Brother John Ali and his wife: a couple who share a house with Malcolm and his wife in Queens, New York
Various Brothers and Sisters: Muslim followers
Malcolm quits his factory job to work full-time spreading Elijah Muhammad’s teachings. He travels all along the East Coast, opening numerous Muslim temples. He visits several of his old friends in Boston, including Shorty and West Indian Archie. In 1958, he...
(The entire section is 287 words.)
Chapter 14: Black Muslims
Louis Lomax: black journalist who profiles the Nation of Islam in a television documentary
Professor C. Eric Lincoln: black scholar who writes a book about the Nation of Islam
James Hicks: editor of the Amsterdam News, a Harlem newspaper
The Nation of Islam movement is gaining national, as well as international, prominence. In 1959, two newspapers serving black communities, Harlem’s Amsterdam News and Los Angeles’ Herald Dispatch, begin carrying regular columns written by Malcolm and Elijah Muhammad about the Nation of Islam. Malcolm founds a newspaper, Muhammad Speaks, and visits Africa to spread Elijah Muhammad’s...
(The entire section is 327 words.)
Chapter 15: Icarus
Malcolm becomes a much sought-after speaker on the lecture circuit. He is an incredibly powerful and charismatic speaker, preaching about past and current injustices and the atrocities that have been committed by white men against black people.
The reader is deeply affected by Malcolm’s use of intensely graphic details to describe white people’s inhumanity toward non-white people throughout history. For example, he cites America’s bombings of Hiroshima and Nagasaki during World War II, noting that America chose to drop the atomic bomb on its non-white, Japanese enemy rather than on its white, Nazi German enemy. He speaks of the injustice of the internment camps that...
(The entire section is 241 words.)
Chapter 16: Out
Dr. Leona A. Turner: Malcolm’s family doctor
Cassius Clay: famous Muslim heavyweight boxer
Sonny Liston: famous heavyweight boxer who fights Cassius Clay
Floyd Patterson: famous heavyweight boxer who fights Cassius Clay
Thanks to Malcolm’s tenacity and dedication to the Nation of Islam, more than 100 mosques opened throughout the United States by 1961. Although his commitment to the movement remains unswerving, he is convinced that “our Nation of Islam could be an even greater force in the American black man’s overall struggle—if we engaged in more action.”
Meanwhile, Malcolm has become aware of the fact that...
(The entire section is 930 words.)
Chapter 17: Mecca
Wallace Muhammad: Elijah Muhammad’s son and Malcolm’s friend
Dr. Mahmoud Youssef Shawarbi: a Muslim lecturer, writer, professor, United Nations advisor, and close advisor to Prince Faisal, who helps Malcolm make his pilgrimage to Mecca
Prince Faisal: the ruler of Saudi Arabia
Abd ir-Rahman Azzam: author of The Eternal Message of Muhammad, who lives in Jedda
Muhammad Shawarbi: son of Dr. Shawarbi; a student at Cairo University
Dr. Omar Azzam: son of Mr. Azzam, and a Swiss-trained engineer who lives in Jedda
Muhammad, the Mutawaf: a young man who serves as a guide to Malcolm on his pilgrimage to Mecca
(The entire section is 525 words.)
Chapter 18: El-Hajj Malik El-Shabazz
Kasem Gulek: member of the Turkish Parliament whom Malcolm meets on Mount Arafat
Sheikh Abdullah Eraif: mayor of Mecca
Muhammad Abdul Azziz Maged: Saudi Arabia’s Deputy Chief of Protocol, who serves as an interpreter for conversations between Malcolm and Prince Faisal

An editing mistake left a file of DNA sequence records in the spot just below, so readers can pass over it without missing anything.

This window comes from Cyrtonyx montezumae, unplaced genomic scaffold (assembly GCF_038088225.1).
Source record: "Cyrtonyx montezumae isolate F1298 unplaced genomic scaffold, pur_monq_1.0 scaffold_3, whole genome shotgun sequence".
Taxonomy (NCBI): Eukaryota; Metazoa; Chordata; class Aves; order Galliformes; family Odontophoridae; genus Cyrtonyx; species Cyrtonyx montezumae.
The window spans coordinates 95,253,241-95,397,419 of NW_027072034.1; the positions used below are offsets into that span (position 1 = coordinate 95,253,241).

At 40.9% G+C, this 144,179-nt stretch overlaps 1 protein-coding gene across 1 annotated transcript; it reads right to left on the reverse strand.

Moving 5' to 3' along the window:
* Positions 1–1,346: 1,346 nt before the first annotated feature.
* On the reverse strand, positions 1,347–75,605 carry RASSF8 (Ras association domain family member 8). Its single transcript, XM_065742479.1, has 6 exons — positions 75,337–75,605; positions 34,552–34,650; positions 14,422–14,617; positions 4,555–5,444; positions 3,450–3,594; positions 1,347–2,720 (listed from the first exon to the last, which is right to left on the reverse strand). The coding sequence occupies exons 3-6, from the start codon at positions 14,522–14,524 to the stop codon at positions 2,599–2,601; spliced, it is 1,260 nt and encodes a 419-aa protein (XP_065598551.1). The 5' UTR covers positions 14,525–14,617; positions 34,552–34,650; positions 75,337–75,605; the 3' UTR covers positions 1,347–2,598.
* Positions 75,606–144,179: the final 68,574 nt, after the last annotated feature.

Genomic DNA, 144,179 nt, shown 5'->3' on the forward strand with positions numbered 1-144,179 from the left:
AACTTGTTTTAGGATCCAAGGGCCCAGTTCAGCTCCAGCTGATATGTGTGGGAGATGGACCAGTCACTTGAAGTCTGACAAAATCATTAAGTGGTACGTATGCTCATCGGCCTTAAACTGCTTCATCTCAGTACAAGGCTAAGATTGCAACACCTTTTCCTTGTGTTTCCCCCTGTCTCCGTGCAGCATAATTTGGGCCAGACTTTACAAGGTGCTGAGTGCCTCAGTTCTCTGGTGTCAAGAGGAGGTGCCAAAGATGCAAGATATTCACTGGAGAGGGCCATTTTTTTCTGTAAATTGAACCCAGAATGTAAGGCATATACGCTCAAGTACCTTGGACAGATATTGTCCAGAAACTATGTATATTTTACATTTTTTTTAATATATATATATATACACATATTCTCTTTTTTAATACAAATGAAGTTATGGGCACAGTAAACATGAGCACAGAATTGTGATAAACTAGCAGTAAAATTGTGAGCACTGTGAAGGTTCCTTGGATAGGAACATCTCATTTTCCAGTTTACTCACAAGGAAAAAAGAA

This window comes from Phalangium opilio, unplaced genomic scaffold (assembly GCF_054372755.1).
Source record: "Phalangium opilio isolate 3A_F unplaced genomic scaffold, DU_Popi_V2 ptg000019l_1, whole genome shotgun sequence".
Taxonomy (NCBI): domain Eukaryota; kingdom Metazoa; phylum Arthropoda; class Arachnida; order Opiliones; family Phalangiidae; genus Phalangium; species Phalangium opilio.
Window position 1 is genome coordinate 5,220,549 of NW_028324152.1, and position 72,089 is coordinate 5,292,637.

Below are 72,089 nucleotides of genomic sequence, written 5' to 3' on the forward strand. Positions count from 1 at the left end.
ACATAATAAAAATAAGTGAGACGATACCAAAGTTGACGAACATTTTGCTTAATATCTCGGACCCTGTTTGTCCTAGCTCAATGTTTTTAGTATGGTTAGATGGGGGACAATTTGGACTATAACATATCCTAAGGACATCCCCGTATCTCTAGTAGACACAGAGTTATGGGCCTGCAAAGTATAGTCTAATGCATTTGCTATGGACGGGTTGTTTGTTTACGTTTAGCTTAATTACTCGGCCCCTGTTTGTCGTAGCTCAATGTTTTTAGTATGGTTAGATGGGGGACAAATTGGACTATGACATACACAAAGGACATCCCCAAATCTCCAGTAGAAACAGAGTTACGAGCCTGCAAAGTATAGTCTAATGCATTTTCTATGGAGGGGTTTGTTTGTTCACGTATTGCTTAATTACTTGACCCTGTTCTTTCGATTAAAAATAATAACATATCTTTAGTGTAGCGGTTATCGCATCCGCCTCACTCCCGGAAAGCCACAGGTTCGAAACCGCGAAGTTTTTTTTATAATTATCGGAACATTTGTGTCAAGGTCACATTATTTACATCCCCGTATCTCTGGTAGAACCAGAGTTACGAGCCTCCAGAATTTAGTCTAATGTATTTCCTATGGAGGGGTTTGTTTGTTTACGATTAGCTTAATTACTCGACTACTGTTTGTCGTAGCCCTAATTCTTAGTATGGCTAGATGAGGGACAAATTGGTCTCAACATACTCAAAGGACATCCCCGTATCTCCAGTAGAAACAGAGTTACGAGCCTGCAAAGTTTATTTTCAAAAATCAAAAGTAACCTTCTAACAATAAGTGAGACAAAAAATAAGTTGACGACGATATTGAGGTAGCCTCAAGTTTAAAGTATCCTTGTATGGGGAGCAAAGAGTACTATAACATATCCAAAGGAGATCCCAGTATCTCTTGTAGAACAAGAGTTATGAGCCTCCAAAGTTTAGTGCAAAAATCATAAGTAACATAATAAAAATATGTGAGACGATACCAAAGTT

Professor Essien-Udom: author of Black Nationalism, and a professor at Ibadan University in Lagos, Nigeria
Larry Jackson: black Peace Corps’ volunteer whom Malcolm meets in Nigeria
Julian Mayfield: author and leader of Ghana’s group of African-American expatriates
Ana Livia: Mayfield’s wife
Dr. Kwame Nkrumah: President of Ghana
(The entire section is 419 words.)
Chapter 19: 1965
In 1964, Malcolm embarks upon a large-scale campaign to gain support for his new organization. He holds public meetings and appears on numerous televison and radio programs. The American media continues its attack on Malcolm, calling him “the angriest Negro in America.”
He revisits the Middle East and Africa, and has meetings with many world and religious leaders. Among the prominent world leaders with whom he has private audiences are President Gamal Abdel Nasser of Egypt; President Jomo Kenyatta, of Kenya; and Prime Minister Dr. Milton Obote of Uganda.
Upon his return to the United States, he continues his crusade to fight racism, renaming his organization the Organization of...
(The entire section is 625 words.)
Epilogue by Alex Haley
Alex Haley: the person to whom Malcolm tells his autobiography, and writer of the autobiography’s epilogue
Ossie Davis: popular actor and friend of Malcolm, who eulogized Malcolm
Reverend Milton Galamison: militant clergyman, who was scheduled to be the co-speaker with Malcolm at the Audubon Ballroom on the day Malcolm was assassinated
Brother Benjamin X: Malcolm’s assistant at the Muslim Mosque, Inc.
Stanley Scott: United Press International reporter who was at the Audubon Ballroom when Malcolm was assassinated
Bishop Alvin A. Childs: Malcolm’s funeral was held at his church, Church of God in Christ
(The entire section is 421 words.)
On Malcolm X by Ossie Davis
Summary and Analysis
Actor Ossie Davis eulogized Malcolm X at his funeral. He writes this short essay in response to a magazine editor’s question, “Why did you eulogize Malcolm X?”
To Davis, Malcolm represented “refreshing excitement.” He considered Malcolm “one of the most fascinating and charming men I have ever met,” and a “hero.” He admired and was intrigued by Malcolm’s relentless energy. “He [Malcolm X] kept shouting the painful truth we whites and blacks did not want to hear from all the housetops. And he wouldn’t stop for love nor money.”
Davis thinks Malcolm was “a true man.” He concedes, however, that “to protect my relations with the many good white...
(The entire section is 177 words.)